[env-trinity] WSJ 3 24 09 California Gold
bwl3 at comcast.net
Tue Mar 24 16:10:23 PDT 2009
Drought Turns Water Into a Cash Crop
Wall Street Journal - 3/24/09
By Peter Sanders
As Don Bransford prepares for his spring planting season, he is debating
which is worth more: the rice he grows on his 700-acre farm north of
Sacramento, or the water he uses to cultivate it.
After three years of drought in California, water is now a potential cash
crop. Last fall, the state activated its Drought Water Bank program for the
first time since 1994. Under the program, farmers can choose to sell some of
the water they would usually use to grow their crops to parched cities,
counties and agriculture districts.
Water -- or the lack of it -- has been costing the state dearly. According
to Richard Howitt, a professor at the University of California, Davis, the
drought and resulting water restrictions could cost as much as $1.4 billion
in lost income and about 53,000 lost jobs, mostly in the agriculture sector.
In the water market, demand is already outstripping supply. Water agencies,
worried about being left high and dry in the hot summer months, are expected
to request at least twice the amount of water as the bank will have to sell.
"The state is offering about $275 per acre-foot of water, which is a
reasonable deal," said Mr. Bransford, who has been growing rice for 29
years. An acre-foot, equal to slightly less than 326,000 gallons, is roughly
the amount two suburban households consume in a year. He is considering
taking 100 acres out of cultivation and selling the water he would have used
to irrigate it to the state water bank. It is a move that could bring him
As water has grown scarce, cities have tried to spur conservation by
increasing the price to consumers. Last Tuesday, the Los Angeles water
utility agreed to raise rates on consumers who fail to reduce their water
usage by 15%. Mayor Antonio Villaraigosa suggested earlier this year that
Angelenos begin using lawn sprinklers only twice a week.
For farmers such as Mr. Bransford, figuring how much to plant and how much
water to sell is a tricky calculation. Last year, with the price of
medium-grain rice at record highs, farmers were eager to grow as much as
they could. Prices haven't been set this year, but will likely remain high.
In addition, the water bank is still wending its way through a complicated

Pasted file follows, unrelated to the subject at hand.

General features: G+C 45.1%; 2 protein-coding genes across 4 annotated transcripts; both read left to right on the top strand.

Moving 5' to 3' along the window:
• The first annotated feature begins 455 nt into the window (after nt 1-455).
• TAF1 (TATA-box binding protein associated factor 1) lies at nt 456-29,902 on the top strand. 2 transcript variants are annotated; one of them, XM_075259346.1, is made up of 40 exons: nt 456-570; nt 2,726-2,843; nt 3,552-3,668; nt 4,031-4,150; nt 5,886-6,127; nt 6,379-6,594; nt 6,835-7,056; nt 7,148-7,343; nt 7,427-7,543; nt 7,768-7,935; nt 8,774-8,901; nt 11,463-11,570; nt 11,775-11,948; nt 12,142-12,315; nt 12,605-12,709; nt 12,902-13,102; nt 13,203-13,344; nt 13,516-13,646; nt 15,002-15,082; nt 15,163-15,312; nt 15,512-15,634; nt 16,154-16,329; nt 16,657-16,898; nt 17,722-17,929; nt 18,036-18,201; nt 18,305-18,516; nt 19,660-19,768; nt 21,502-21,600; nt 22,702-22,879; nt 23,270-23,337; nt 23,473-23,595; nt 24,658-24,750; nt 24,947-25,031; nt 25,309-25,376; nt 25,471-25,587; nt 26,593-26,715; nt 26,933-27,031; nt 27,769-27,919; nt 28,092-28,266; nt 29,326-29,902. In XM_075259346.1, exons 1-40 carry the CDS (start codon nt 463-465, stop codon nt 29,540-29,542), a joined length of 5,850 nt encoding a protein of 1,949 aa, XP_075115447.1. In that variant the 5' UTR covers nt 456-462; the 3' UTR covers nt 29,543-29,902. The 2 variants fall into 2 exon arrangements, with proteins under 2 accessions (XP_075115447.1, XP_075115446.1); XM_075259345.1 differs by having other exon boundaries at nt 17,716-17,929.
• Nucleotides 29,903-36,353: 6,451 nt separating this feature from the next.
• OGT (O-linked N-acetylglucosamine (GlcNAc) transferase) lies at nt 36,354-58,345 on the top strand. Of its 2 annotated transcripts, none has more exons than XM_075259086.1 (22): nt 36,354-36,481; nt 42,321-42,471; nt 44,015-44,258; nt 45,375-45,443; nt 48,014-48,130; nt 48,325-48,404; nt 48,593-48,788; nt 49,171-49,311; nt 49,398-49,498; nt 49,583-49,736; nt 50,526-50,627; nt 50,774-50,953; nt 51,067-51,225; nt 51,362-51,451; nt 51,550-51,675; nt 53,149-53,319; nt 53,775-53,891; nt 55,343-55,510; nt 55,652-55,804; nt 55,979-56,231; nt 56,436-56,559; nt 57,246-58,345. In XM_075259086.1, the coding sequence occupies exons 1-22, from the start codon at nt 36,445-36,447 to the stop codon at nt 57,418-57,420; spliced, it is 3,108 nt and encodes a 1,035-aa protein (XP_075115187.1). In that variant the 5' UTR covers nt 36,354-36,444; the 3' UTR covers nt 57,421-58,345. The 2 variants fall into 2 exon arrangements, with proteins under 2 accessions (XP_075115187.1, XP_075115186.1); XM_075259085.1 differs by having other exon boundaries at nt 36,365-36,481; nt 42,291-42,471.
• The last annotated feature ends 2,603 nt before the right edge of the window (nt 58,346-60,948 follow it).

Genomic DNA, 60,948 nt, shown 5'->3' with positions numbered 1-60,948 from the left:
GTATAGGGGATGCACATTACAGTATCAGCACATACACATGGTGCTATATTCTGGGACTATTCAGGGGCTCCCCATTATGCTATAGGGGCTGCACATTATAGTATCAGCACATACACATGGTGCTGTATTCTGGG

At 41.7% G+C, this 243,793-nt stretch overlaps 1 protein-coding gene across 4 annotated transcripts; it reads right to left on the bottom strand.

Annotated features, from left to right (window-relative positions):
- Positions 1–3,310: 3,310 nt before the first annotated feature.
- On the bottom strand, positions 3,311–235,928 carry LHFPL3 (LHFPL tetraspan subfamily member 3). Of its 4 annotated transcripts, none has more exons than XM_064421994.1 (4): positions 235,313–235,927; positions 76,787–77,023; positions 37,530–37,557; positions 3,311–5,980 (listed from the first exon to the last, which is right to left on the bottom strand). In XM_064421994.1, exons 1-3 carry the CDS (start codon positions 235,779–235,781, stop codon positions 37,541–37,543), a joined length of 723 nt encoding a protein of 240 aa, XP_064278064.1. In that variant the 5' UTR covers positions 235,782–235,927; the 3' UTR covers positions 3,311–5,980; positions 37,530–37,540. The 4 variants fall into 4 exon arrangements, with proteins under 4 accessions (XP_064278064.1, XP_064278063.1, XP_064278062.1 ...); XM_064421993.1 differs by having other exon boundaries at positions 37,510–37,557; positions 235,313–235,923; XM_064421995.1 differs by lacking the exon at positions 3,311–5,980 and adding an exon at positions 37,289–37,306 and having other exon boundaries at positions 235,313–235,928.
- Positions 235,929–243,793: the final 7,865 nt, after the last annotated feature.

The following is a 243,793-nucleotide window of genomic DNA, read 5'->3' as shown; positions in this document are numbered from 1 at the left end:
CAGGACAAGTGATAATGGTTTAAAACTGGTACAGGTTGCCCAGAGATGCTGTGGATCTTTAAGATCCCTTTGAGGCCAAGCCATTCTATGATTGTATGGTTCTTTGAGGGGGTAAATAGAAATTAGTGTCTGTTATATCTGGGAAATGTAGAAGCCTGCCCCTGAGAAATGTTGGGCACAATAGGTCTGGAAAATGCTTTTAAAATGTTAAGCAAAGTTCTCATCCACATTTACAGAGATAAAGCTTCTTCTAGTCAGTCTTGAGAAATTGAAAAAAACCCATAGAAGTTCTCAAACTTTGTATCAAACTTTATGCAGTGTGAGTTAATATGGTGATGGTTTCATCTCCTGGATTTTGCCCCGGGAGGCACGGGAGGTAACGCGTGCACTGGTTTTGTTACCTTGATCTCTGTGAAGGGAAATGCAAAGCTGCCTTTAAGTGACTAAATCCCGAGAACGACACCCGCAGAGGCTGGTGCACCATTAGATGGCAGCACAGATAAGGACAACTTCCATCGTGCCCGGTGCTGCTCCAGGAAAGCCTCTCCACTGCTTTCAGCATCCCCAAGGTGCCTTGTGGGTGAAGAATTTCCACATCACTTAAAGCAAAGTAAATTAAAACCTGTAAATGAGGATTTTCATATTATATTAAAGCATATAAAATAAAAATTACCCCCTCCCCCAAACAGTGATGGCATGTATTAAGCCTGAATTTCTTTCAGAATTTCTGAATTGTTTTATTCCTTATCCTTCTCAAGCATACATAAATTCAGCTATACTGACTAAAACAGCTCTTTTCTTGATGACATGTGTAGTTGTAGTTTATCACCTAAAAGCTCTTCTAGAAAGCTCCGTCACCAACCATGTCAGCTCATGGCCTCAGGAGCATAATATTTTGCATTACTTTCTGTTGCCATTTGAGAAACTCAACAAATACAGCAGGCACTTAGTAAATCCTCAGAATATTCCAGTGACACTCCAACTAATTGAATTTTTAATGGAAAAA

approval process from state and federal agencies. The bank can't formally
open for business until those kinks get worked out. If the approvals don't
happen soon, farmers like Mr. Bransford will have no choice but to plant
their crops instead of selling their water.
"We're going to make it happen," said a federal official involved in the
process, while declining to specify when.
Though a series of powerful storms in the past few months have brought rain
and snow, the statewide snow pack is at 88% of normal and many major state
reservoirs remain only about half full. Last month, Gov. Arnold
Schwarzenegger declared a statewide drought emergency.
"The situation is a lot more favorable now than it was a few weeks ago, but
we don't know what the rest of the spring is going to look like," said Debra
Man, assistant general manager and chief operating officer of the
Metropolitan Water District, which provides water to 26 Southern California
cities, including Los Angeles. Her agency has been authorized to purchase up
to 300,000 acre-feet of water from the state. That was intended as a
safeguard so her region would have "water in the bank," she said.
Ms. Man said the drought has forced her agency to secure water earlier than
usual, reconfigure various water lines and spread the word about
conservation. "Last year we took steps to have a very aggressive outreach
plan to educate consumers to get ready, because things are getting serious."
Drawing from the water bank, however, is no mean feat. Moving water from the
verdant northern part of the state to the dry south requires navigating
myriad state, federal and local regulations, environmental concerns and the
availability of pumping stations.
"The state has been working with exporters since last October trying to
develop an agreement on how to get this done, but we're still mired in a
regulatory morass," said Mr. Bransford, the rice farmer.
State officials said the water bank is a crucial tool to ensure adequate
supplies into the dry summer and fall months. "We have to make sure we have
the proper coordination for water and health and safety needs, and we want
to ensure that communities with those critical needs will have access to
water," said Lester Snow, director of the state's Department of Water
Byron Leydecker, JcT
Chair, Friends of Trinity River
PO Box 2327
Mill Valley, CA 94942-2327
415 383 4810 land
415 519 4810 cell
<mailto:bwl3 at comcast.net> bwl3 at comcast.net
<mailto:bleydecker at stanfordalumni.org> bleydecker at stanfordalumni.org
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